Saturday, 11 September 2010
Stirling Bridge - The build up to war 1296
After the Battle of The Standard, Scotland underwent dramatic changes. The Western Isles were won back from the independent power of the Viking Lord of the Isles and the outer islands taken from the Norwegian kings. Loyalty to the Scottish king was enforced throughout the Highlands, though the semi-independent chieftains continued to make their own laws and to fight their own private wars.
Successive kings gave a number of Anglo-Norman knights lands in Scotland and made them powerful nobles. In return the nobles taught the Lowland Scots the new tactics of mounted warfare from Europe. Among the most powerful of this new barony were the Bruce and Balliol families, both originally from Normandy but now based largely in England. These families held lands in both England and Scotland, which fact did not matter much while the two kingdoms were at peace with each other, but was to prove a cause of some trouble in the future. Opposed to what was seen as inroads of English culture and sympathy which these men represented were the old nobility of the Picts, Scots and Britons led by the Comyn family.
In 1286 disaster struck Scotland. King Alexander III died when his horse stumbled over a cliff. The only legitimate heir was his infant granddaughter, Margaret, who was in Norway. A Regency Council was established to rule the kingdom until “The Maid of Norway”, as she was known, was adult.
It was at this point that King Edward I of England took a hand. The Kings of England were now far more powerful than they previously were. They had inherited vast lands in France and had almost entirely subdued the Welsh. The English economy was booming and the population was increasing rapidly. Filled with self-confidence and a belief in the power of England, King Edward saw the Scots’ misfortune as an opportunity. He suggested that his son, the future Edward II, should marry young Queen Margaret. The Scots nobles extracted a promise that Scots laws and customs would be respected, and then agreed.
But in 1290 the Maid of Norway died. There was no direct heir and no fewer than 12 Scottish nobles announced that they had a claim to the throne. Unable to resolve the conflicting claims by themselves, the Scots asked King Edward to choose the rightful king. In November, at Berwick Castle, Edward rejected the claims of all except John Balliol and Robert Bruce, both of them from the new Anglo-Norman nobility. Edward finally chose Balliol as the King of Scotland, having first extracted a promise from Balliol that he would recognise Edward as his overlord.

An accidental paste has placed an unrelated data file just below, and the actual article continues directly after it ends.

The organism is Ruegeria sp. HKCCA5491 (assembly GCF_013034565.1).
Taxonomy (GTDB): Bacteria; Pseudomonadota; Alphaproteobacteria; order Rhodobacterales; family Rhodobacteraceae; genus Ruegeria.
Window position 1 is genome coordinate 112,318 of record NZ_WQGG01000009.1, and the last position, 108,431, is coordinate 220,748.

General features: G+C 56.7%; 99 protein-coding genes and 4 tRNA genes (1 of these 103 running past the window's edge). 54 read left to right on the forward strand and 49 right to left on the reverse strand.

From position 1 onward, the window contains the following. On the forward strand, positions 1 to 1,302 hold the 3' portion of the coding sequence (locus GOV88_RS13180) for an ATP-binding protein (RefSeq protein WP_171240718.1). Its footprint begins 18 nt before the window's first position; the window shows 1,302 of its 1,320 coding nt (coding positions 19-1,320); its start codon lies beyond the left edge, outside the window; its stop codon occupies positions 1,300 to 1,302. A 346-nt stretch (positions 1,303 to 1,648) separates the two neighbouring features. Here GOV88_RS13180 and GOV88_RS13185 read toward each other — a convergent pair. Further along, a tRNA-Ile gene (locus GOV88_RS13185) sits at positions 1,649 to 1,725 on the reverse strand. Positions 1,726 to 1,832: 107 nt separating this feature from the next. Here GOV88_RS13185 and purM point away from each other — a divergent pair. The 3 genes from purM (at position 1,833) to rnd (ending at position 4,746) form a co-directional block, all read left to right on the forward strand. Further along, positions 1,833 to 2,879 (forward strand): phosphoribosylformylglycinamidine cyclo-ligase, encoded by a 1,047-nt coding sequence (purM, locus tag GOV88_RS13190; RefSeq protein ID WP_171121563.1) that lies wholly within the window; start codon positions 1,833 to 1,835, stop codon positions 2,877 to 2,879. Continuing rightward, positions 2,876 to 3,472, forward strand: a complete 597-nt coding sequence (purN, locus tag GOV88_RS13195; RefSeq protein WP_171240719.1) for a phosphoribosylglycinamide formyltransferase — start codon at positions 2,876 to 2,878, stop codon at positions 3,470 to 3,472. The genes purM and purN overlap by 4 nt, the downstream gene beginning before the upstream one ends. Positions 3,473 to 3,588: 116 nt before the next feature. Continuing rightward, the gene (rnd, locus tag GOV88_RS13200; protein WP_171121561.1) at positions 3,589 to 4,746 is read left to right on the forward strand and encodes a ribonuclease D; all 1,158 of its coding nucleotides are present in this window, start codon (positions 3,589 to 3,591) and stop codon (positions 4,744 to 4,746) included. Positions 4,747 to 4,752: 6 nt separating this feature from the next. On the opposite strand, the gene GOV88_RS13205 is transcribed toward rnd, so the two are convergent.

Neither Balliol nor the other Scottish nobles thought the promise anything more than a vague undertaking not to attack England. But Edward was taking it seriously and began issuing orders to Balliol. In 1296 the Scots repudiated the agreement, signed an alliance with France and began preparing for war. Edward, however, moved first. He captured and destroyed Berwick then led his army into Scotland before his enemies could gather enough men to face him. The few Scots who had mustered to defend Edinburgh were brushed aside in a fight on the banks of the Spotts Burn near Dunbar. Balliol was captured and sent to the Tower of London. To show his determination that Scottish independence was over, Edward removed from Scone Abbey the sacred stone on which all Kings of Scots had been crowned. He sent it to Westminster Abbey to be placed beneath his own throne.
In the autumn of 1296 Edward returned to England. He left behind John de Warenne, Earl of Surrey, who had won the fight at Dunbar, together with a tax official named Cressingham and a lawyer Ormsby. Unfortunately for all concerned, Surrey promptly fell ill and for months was unable to leave his room. This left Scotland in the hands of Cressingham whose greed for other people’s money was legendary and Ormsby who knew little about Scots law and cared less. By the time Surrey had recovered to realise how his subordinates were behaving it was too late. Scotland was in revolt.
Most of the Anglo-Norman nobility of the Lowlands remained quiet, worried about their lucrative estates, but the Douglas and Stewart families expelled English garrisons from their lands and Robert Bruce, son of the Bruce who had lost the throne to Balliol, soon joined them. The heart of the rebellion, however, was in the wilder hill country around Selkirk and Moray. The rising in Moray was led by a knight named Sir William Murray and that around Selkirk by another member of the minor gentry – Sir William Wallace.
Wallace’s background is rather obscure. He had received an education typical of the less wealthy knights of the time and had certainly travelled beyond his own country. His surname marks him out as a member of an old Strathclyde family which could trace its ancestry back to the days before Strathclyde was ruled by the King of Scots. He is said to have held lands in Renfrewshire, but is also linked to lands around Stirling.
Wherever he came from, Wallace got involved in a fight with some English soldiers near Dundee. It is said one of them insulted or struck Wallace’s wife, for which the Scotsman killed him. Instantly outlawed, Wallace took to the hills and gathered a band of other Scots who had suffered at the hands of the English. He led a successful raid on English barracks at Ayr, then captured and burnt Lanark where he executed the English sheriff Hazelrigg. By August 1297 Wallace had joined forces with Murray and had captured or expelled all the English north of the Forth except those at Dundee,which he had under siege.
Faced by a popular revolt, Surrey gathered the English soldiers in Scotland together and marched to Irvine, where he forced the submission of most Scottish nobles, before moving on to relieve Dundee. At Stirling, Surrey found his path blocked by the army of Wallace.
This is an extract from England vs Scotland by Rupert Matthews